The hormone-sensitive lipase gene and body composition: The Heritage Family Study

C. Garenc, Louis Pérusse, Y. C. Chagnon, J. Gagnon, I. B. Borecki, Arthur S Leon, J. S. Skinner, J. H. Wilmore, D. C. Rao, C. Bouchard

Research output: Contribution to journalArticlepeer-review


OBJECTIVE: To investigate whether the C-60G polymorphism and other markers in the hormone-sensitive lipase (LIPE) gene are associated with baseline body composition and free-fatty acid (FFA) concentrations measured at rest and during low-intensity exercise in white and black subjects participating in the Heritage Family Study. SUBJECTS: Adult sedentary white (245 men and 258 women) and black (91 men and 185 women) subjects. MEASUREMENTS: body mass index (BMI); fat mass (FAT); percentage body fat (%FAT); fat-free mass (FATFR); sum of eight skinfolds (SF8); subcutaneous (ASF), visceral (AVF) and total (ATF) abdominal fat areas assessed by CT scan; plasma FFA concentrations measured at rest (FFAR), at a power output of 50 W (FFA50) and at a relative power output of 60% of VO 2max (FFA60%); and fasting insulin (INS). STATISTICAL ANALYSIS: Association between the C-60G polymorphism of the LIPE gene and each phenotype was tested separately in men and women using ANCOVA with the effects of age and race as covariates and with further adjustment for FAT for ASF, AVF, ATF, FFAR, FFA50 and FFA60%. Secondly, owing to significant gene-by-race interaction, associations were investigated separately in each of the two race groups. Linkage was tested with the C-60G polymorphism, a dinucleotide repeat polymorphism in the intron 7 of the LIPE gene and two microsatellites markers (D19S178 and D19S903) flanking the LIPE gene. RESULTS: There were no race differences in the allele frequencies of the C-60G polymorphism of the LIPE gene. No association or gene-by-race interaction was observed in men. However, in women, strong gene-by-race interactions were observed for BMI (P=0.0005), FAT (P=0.0007), %FAT (P=0.0003), SF8 (P=0.0001), ASF (P=0.03) and ATF (P=0.01). When the analysis was performed separately in each race, white women carriers of the -60G allele exhibited lower %FAT (P=0.005) and SF8 (P=0.01) than non-carriers, while in black women, the -60G allele was associated with higher BMI (P=0.004), FAT (P=0.009), %FAT (P=0.01) and SF8 (P=0.0009). These associations were no longer significant after adjusting for INS. Evidence of linkage was observed in whites with ATF, FFAR, FFA50 and FFA60%. CONCLUSION: These results suggest that the C-60G polymorphism in the LIPE gene plays a role in determining body composition and that its effect is sex-, race- and insulin-dependent.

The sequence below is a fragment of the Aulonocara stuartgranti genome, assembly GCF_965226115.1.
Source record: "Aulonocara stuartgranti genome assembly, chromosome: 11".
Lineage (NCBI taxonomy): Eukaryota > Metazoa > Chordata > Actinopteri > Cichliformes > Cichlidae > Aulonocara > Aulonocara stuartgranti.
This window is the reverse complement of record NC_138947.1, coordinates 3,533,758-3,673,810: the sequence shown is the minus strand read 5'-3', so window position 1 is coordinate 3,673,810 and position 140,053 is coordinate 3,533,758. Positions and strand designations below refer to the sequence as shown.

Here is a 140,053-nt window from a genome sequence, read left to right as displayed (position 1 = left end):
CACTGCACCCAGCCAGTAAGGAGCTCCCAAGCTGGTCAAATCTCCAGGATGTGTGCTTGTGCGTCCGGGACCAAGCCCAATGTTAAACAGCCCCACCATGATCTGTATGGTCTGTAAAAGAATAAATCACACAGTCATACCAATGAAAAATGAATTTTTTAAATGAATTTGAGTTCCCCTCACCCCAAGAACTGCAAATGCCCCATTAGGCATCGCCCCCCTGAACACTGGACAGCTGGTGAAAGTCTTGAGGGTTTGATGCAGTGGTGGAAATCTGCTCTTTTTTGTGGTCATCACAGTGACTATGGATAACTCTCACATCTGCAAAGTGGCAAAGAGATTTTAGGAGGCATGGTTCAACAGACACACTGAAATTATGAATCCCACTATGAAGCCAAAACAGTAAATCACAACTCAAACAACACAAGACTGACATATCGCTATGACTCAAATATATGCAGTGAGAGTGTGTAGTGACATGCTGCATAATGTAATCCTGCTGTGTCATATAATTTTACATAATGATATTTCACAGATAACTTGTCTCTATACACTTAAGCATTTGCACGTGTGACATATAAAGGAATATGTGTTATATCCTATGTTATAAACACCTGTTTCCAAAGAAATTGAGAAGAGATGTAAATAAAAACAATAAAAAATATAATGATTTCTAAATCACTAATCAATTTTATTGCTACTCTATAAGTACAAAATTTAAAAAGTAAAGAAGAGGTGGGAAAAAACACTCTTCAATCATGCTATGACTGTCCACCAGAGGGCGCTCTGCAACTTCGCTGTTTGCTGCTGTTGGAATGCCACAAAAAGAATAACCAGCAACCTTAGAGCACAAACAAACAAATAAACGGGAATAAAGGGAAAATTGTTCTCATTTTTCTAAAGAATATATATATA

Original languageEnglish (US)
Pages (from-to)220-227
Number of pages8
JournalInternational Journal of Obesity
Issue number2
StatePublished - Jan 1 2002


  • Abdominal fat
  • Association
  • Body composition
  • Free-fatty acids
  • Hormone-sensitive lipase gene


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